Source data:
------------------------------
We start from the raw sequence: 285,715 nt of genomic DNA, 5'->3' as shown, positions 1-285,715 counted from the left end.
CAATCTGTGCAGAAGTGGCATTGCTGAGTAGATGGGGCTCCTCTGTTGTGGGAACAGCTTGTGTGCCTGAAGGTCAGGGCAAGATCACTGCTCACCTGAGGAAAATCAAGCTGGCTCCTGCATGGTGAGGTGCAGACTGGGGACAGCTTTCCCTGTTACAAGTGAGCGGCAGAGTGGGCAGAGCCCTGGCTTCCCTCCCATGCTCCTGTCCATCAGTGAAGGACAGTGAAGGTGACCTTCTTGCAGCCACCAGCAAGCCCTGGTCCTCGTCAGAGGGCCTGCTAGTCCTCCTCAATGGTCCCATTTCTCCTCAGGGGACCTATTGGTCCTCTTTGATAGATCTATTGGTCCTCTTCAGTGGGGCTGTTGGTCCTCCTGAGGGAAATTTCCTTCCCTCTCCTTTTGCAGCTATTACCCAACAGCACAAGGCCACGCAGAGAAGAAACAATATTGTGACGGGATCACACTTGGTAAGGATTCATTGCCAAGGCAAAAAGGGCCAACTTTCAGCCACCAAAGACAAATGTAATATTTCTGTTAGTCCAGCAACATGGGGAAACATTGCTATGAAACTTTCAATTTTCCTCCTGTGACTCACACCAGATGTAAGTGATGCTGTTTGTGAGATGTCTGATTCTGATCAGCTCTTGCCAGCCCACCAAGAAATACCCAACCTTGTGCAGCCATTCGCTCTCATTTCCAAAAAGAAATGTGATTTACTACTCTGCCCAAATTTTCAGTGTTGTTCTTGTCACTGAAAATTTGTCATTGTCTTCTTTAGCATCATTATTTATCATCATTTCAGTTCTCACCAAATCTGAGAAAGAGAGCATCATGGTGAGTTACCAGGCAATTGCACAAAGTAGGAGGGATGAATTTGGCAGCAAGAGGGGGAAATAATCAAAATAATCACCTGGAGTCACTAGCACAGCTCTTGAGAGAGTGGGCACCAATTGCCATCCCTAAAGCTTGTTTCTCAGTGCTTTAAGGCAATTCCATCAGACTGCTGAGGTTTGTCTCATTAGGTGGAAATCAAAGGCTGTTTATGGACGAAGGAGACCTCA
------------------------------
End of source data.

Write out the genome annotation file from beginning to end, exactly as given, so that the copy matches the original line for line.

We start from the raw sequence: 285,715 nt of genomic DNA, 5'->3' as shown, positions 1-285,715 counted from the left end.
CAATCTGTGCAGAAGTGGCATTGCTGAGTAGATGGGGCTCCTCTGTTGTGGGAACAGCTTGTGTGCCTGAAGGTCAGGGCAAGATCACTGCTCACCTGAGGAAAATCAAGCTGGCTCCTGCATGGTGAGGTGCAGACTGGGGACAGCTTTCCCTGTTACAAGTGAGCGGCAGAGTGGGCAGAGCCCTGGCTTCCCTCCCATGCTCCTGTCCATCAGTGAAGGACAGTGAAGGTGACCTTCTTGCAGCCACCAGCAAGCCCTGGTCCTCGTCAGAGGGCCTGCTAGTCCTCCTCAATGGTCCCATTTCTCCTCAGGGGACCTATTGGTCCTCTTTGATAGATCTATTGGTCCTCTTCAGTGGGGCTGTTGGTCCTCCTGAGGGAAATTTCCTTCCCTCTCCTTTTGCAGCTATTACCCAACAGCACAAGGCCACGCAGAGAAGAAACAATATTGTGACGGGATCACACTTGGTAAGGATTCATTGCCAAGGCAAAAAGGGCCAACTTTCAGCCACCAAAGACAAATGTAATATTTCTGTTAGTCCAGCAACATGGGGAAACATTGCTATGAAACTTTCAATTTTCCTCCTGTGACTCACACCAGATGTAAGTGATGCTGTTTGTGAGATGTCTGATTCTGATCAGCTCTTGCCAGCCCACCAAGAAATACCCAACCTTGTGCAGCCATTCGCTCTCATTTCCAAAAAGAAATGTGATTTACTACTCTGCCCAAATTTTCAGTGTTGTTCTTGTCACTGAAAATTTGTCATTGTCTTCTTTAGCATCATTATTTATCATCATTTCAGTTCTCACCAAATCTGAGAAAGAGAGCATCATGGTGAGTTACCAGGCAATTGCACAAAGTAGGAGGGATGAATTTGGCAGCAAGAGGGGGAAATAATCAAAATAATCACCTGGAGTCACTAGCACAGCTCTTGAGAGAGTGGGCACCAATTGCCATCCCTAAAGCTTGTTTCTCAGTGCTTTAAGGCAATTCCATCAGACTGCTGAGGTTTGTCTCATTAGGTGGAAATCAAAGGCTGTTTATGGACGAAGGAGACCTCA